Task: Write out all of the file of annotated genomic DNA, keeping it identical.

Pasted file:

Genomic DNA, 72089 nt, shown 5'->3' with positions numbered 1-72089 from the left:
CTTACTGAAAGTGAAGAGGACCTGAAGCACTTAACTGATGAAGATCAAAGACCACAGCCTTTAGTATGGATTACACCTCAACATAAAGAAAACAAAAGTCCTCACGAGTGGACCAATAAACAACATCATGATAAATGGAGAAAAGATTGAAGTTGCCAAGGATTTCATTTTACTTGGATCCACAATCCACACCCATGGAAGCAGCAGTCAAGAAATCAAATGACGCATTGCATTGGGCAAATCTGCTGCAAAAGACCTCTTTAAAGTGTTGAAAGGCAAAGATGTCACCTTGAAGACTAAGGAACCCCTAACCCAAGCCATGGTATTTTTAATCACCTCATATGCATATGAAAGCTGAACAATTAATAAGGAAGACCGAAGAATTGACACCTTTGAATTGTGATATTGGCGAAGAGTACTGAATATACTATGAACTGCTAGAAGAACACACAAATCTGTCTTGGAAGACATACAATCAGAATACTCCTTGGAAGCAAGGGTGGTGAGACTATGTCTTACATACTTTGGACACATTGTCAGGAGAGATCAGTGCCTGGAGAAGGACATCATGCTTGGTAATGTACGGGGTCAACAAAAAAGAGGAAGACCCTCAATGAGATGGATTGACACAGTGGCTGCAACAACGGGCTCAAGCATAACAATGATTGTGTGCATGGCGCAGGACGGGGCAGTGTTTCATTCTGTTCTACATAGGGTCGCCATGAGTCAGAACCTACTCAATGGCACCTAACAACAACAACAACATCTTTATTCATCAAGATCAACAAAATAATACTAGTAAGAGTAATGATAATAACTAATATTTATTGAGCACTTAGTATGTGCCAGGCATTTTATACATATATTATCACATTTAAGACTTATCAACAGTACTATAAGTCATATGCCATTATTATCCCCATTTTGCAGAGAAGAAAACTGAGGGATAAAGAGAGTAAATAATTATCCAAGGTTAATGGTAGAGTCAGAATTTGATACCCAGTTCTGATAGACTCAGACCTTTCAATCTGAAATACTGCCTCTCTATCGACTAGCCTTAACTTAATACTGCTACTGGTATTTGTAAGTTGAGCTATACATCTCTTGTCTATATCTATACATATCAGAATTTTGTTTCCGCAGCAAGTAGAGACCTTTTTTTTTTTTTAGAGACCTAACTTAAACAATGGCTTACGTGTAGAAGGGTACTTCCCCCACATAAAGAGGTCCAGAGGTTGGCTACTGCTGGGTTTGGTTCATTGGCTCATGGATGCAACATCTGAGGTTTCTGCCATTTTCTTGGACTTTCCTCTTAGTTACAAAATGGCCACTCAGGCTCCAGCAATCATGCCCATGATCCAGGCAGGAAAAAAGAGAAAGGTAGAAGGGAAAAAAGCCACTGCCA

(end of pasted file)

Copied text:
Genomic DNA, 72089 nt, shown 5'->3' with positions numbered 1-72089 from the left:
CTTACTGAAAGTGAAGAGGACCTGAAGCACTTAACTGATGAAGATCAAAGACCACAGCCTTTAGTATGGATTACACCTCAACATAAAGAAAACAAAAGTCCTCACGAGTGGACCAATAAACAACATCATGATAAATGGAGAAAAGATTGAAGTTGCCAAGGATTTCATTTTACTTGGATCCACAATCCACACCCATGGAAGCAGCAGTCAAGAAATCAAATGACGCATTGCATTGGGCAAATCTGCTGCAAAAGACCTCTTTAAAGTGTTGAAAGGCAAAGATGTCACCTTGAAGACTAAGGAACCCCTAACCCAAGCCATGGTATTTTTAATCACCTCATATGCATATGAAAGCTGAACAATTAATAAGGAAGACCGAAGAATTGACACCTTTGAATTGTGATATTGGCGAAGAGTACTGAATATACTATGAACTGCTAGAAGAACACACAAATCTGTCTTGGAAGACATACAATCAGAATACTCCTTGGAAGCAAGGGTGGTGAGACTATGTCTTACATACTTTGGACACATTGTCAGGAGAGATCAGTGCCTGGAGAAGGACATCATGCTTGGTAATGTACGGGGTCAACAAAAAAGAGGAAGACCCTCAATGAGATGGATTGACACAGTGGCTGCAACAACGGGCTCAAGCATAACAATGATTGTGTGCATGGCGCAGGACGGGGCAGTGTTTCATTCTGTTCTACATAGGGTCGCCATGAGTCAGAACCTACTCAATGGCACCTAACAACAACAACAACATCTTTATTCATCAAGATCAACAAAATAATACTAGTAAGAGTAATGATAATAACTAATATTTATTGAGCACTTAGTATGTGCCAGGCATTTTATACATATATTATCACATTTAAGACTTATCAACAGTACTATAAGTCATATGCCATTATTATCCCCATTTTGCAGAGAAGAAAACTGAGGGATAAAGAGAGTAAATAATTATCCAAGGTTAATGGTAGAGTCAGAATTTGATACCCAGTTCTGATAGACTCAGACCTTTCAATCTGAAATACTGCCTCTCTATCGACTAGCCTTAACTTAATACTGCTACTGGTATTTGTAAGTTGAGCTATACATCTCTTGTCTATATCTATACATATCAGAATTTTGTTTCCGCAGCAAGTAGAGACCTTTTTTTTTTTTTAGAGACCTAACTTAAACAATGGCTTACGTGTAGAAGGGTACTTCCCCCACATAAAGAGGTCCAGAGGTTGGCTACTGCTGGGTTTGGTTCATTGGCTCATGGATGCAACATCTGAGGTTTCTGCCATTTTCTTGGACTTTCCTCTTAGTTACAAAATGGCCACTCAGGCTCCAGCAATCATGCCCATGATCCAGGCAGGAAAAAAGAGAAAGGTAGAAGGGAAAAAAGCCACTGCCA